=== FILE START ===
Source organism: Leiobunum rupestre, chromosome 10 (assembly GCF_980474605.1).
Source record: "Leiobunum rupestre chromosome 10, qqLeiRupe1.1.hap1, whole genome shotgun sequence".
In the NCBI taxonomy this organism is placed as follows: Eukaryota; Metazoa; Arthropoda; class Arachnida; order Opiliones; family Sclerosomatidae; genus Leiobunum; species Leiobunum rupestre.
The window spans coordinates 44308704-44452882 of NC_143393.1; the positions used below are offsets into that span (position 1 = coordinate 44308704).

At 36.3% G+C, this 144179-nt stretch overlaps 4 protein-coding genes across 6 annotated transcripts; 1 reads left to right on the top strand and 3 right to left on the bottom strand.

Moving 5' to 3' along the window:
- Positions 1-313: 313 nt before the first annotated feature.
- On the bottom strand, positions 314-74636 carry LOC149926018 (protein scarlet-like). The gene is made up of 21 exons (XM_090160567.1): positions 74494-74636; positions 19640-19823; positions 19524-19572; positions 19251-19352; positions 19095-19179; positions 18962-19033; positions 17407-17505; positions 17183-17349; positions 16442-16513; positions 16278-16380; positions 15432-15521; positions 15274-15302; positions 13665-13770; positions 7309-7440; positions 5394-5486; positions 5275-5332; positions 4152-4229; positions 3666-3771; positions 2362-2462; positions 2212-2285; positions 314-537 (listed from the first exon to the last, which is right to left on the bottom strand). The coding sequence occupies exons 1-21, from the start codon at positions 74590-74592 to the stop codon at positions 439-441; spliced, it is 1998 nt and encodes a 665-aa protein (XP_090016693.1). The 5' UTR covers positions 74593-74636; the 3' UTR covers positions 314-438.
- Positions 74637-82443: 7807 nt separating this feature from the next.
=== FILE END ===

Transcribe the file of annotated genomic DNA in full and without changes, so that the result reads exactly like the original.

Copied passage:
Source organism: Leiobunum rupestre, chromosome 10 (assembly GCF_980474605.1).
Source record: "Leiobunum rupestre chromosome 10, qqLeiRupe1.1.hap1, whole genome shotgun sequence".
In the NCBI taxonomy this organism is placed as follows: Eukaryota; Metazoa; Arthropoda; class Arachnida; order Opiliones; family Sclerosomatidae; genus Leiobunum; species Leiobunum rupestre.
The window spans coordinates 44308704-44452882 of NC_143393.1; the positions used below are offsets into that span (position 1 = coordinate 44308704).

At 36.3% G+C, this 144179-nt stretch overlaps 4 protein-coding genes across 6 annotated transcripts; 1 reads left to right on the top strand and 3 right to left on the bottom strand.

Moving 5' to 3' along the window:
- Positions 1-313: 313 nt before the first annotated feature.
- On the bottom strand, positions 314-74636 carry LOC149926018 (protein scarlet-like). The gene is made up of 21 exons (XM_090160567.1): positions 74494-74636; positions 19640-19823; positions 19524-19572; positions 19251-19352; positions 19095-19179; positions 18962-19033; positions 17407-17505; positions 17183-17349; positions 16442-16513; positions 16278-16380; positions 15432-15521; positions 15274-15302; positions 13665-13770; positions 7309-7440; positions 5394-5486; positions 5275-5332; positions 4152-4229; positions 3666-3771; positions 2362-2462; positions 2212-2285; positions 314-537 (listed from the first exon to the last, which is right to left on the bottom strand). The coding sequence occupies exons 1-21, from the start codon at positions 74590-74592 to the stop codon at positions 439-441; spliced, it is 1998 nt and encodes a 665-aa protein (XP_090016693.1). The 5' UTR covers positions 74593-74636; the 3' UTR covers positions 314-438.
- Positions 74637-82443: 7807 nt separating this feature from the next.